Conversational AI Is Finding Its Voice
Providing top-tier customer support has never been more critical, and companies with global audiences are looking for any way to improve their multilingual support efforts. While it's difficult to predict the immediate and long-term future, customer service experts know that chatbots and voice play an important role, which will only expand.
Multilingual chatbots are not new in the world of customer service, but advancements in artificial intelligence have significantly impacted their adoption and efficacy. AI-powered chatbots give users quick, easy, and intelligent support on websites and mobile apps 24/7. Their high performance and flexibility have led to their use by some of the biggest global companies.
Also, in the realm of technological advancements, voice-based technology has become essential when thinking about daily life. Whether someone is asking Alexa to turn up the music playing inside the house or asking Siri for an answer to a trivia question, there's a newfound reliance on voice, and companies must take notice or their success with customer support will be limited.
Let's examine how chatbots and voice will work together as the future of multilingual support:
Conversational AI: From ALICE to Siri
In the mid-1960s, MIT computer scientists created ELIZA, the first form of conversational AI. Since its inception, technology employing natural language processing to power interactions between humans and computers has advanced tremendously. The most prominent example of conversational AI today is Siri. On phones and in smart home products, Siri is used in more than 300 million households worldwide. While it has multiple purposes, its function as a customer service tool often comes up short because websites are not optimized for voice search. Over the past several years, website managers have increasingly focused on making web content that can be found and used by voice assistants, but the focus has largely been on English content. For non-English speakers, voice assistants as a conduit to customer service still come up short.
Similarly, if a company's chatbot isn't multilingual, it simply does not fit the bill. According to a CSA Research study, 60 percent of consumers in non-English-speaking countries rarely or never make purchases from English-only sites. That same report revealed that 75 percent want to make purchases in their native languages. This data demonstrates that companies in all industries are now expected to speak in buyers' preferred languages. As a result, multilingual chatbots are in great demand because they can quickly answer questions in any language.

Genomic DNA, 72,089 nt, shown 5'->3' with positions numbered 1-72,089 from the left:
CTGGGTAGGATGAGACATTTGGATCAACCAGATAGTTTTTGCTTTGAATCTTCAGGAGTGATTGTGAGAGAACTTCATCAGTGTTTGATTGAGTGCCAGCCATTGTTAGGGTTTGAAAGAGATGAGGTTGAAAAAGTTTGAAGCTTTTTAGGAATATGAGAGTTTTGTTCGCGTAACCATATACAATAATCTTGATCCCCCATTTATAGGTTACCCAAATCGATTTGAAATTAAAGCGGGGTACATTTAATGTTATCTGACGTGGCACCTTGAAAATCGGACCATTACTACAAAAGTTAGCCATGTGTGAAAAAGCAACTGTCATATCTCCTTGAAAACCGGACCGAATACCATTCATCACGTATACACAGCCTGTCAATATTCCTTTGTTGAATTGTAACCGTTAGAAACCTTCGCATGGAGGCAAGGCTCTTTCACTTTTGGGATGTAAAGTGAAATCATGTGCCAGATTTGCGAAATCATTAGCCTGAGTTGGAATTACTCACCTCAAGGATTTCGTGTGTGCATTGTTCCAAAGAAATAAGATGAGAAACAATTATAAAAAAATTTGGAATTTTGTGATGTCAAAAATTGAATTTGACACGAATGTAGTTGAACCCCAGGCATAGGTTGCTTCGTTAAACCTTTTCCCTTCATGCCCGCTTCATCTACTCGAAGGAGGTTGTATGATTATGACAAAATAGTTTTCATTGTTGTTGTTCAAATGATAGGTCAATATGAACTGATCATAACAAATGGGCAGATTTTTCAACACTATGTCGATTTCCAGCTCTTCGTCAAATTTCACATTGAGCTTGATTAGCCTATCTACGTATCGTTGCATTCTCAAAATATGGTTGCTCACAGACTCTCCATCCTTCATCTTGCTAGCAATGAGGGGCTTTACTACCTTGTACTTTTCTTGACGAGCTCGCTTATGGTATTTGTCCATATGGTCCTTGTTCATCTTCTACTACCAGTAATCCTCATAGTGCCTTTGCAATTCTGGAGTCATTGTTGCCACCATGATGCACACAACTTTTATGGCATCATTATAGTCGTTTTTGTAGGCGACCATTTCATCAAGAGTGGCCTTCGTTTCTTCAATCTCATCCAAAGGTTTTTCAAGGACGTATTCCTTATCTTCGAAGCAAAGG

With customers expecting 24/7 assistance from companies, there can be no off-hours for customer service these days. Because chatbots, unlike their human counterparts, don't need to sleep, eat, or have a life outside of work, they can support around-the-clock demand from customers, and so their popularity and usefulness only continue to grow.
Ultimately, multilingual chatbots benefit companies by reaching a wider range of customers than ever before. And they allow these companies to progress beyond competitors whose customer service cannot emulate this tool. With multilingual chatbots, common or easily answered questions can be fielded away from agents regardless of their language, allowing customer service agents to focus on tasks requiring a more human touch. This prioritization allows companies and their employees in the customer service department to increase efficiency and success, no matter the number of members on the team.
It's safe to say that multilingual chatbots improve customer and agent experiences. Using this form of conversational AI, companies will see positive impacts on customer retention , domestic and international sales, and agent retention.
The Cost of Conversational AI
Conversational AI with multilingual chatbots can improve customer service in many ways. But just like anything else, it has its drawbacks.
Adding just one chatbot to a customer service strategy can be highly time- and money-consuming. Eighty-one percent of organizations find training a single chatbot harder than expected because of the required time and resources. On top of that, repeating this process is an even greater challenge, which is why the abandonment rate of multilingual chatbots is 40 percent.
One way to avoid these setbacks is to layer translation technology onto the existing chatbot instead of translating the chatbot into every language needed. This approach allows the chatbot to provide consistent, effective support without the company needing to perform too much work during the setup.
While having text-based support in any language is needed for a multilingual customer service plan, so is offering self-service customer support channels. This is commonly accomplished with chatbots and knowledge base articles. What's the benefit of this tactic? Customers find information that allows them to solve their problems faster, decreasing the number of incoming calls and requests that agents receive.
Because every customer is different, companies should make their customer service strategies multimodal, giving customers what they want: options. Whether it's text, voice, or video, customers want options. They seek buying journeys that feel personalized and customizable to their wants and needs. Demonstrating this variety shows the need for companies to fully commit to voice support just as much as text.
In today's fast-changing marketplace, companies that align their priorities to provide that customizable, multimodal customer support experience will see the most success.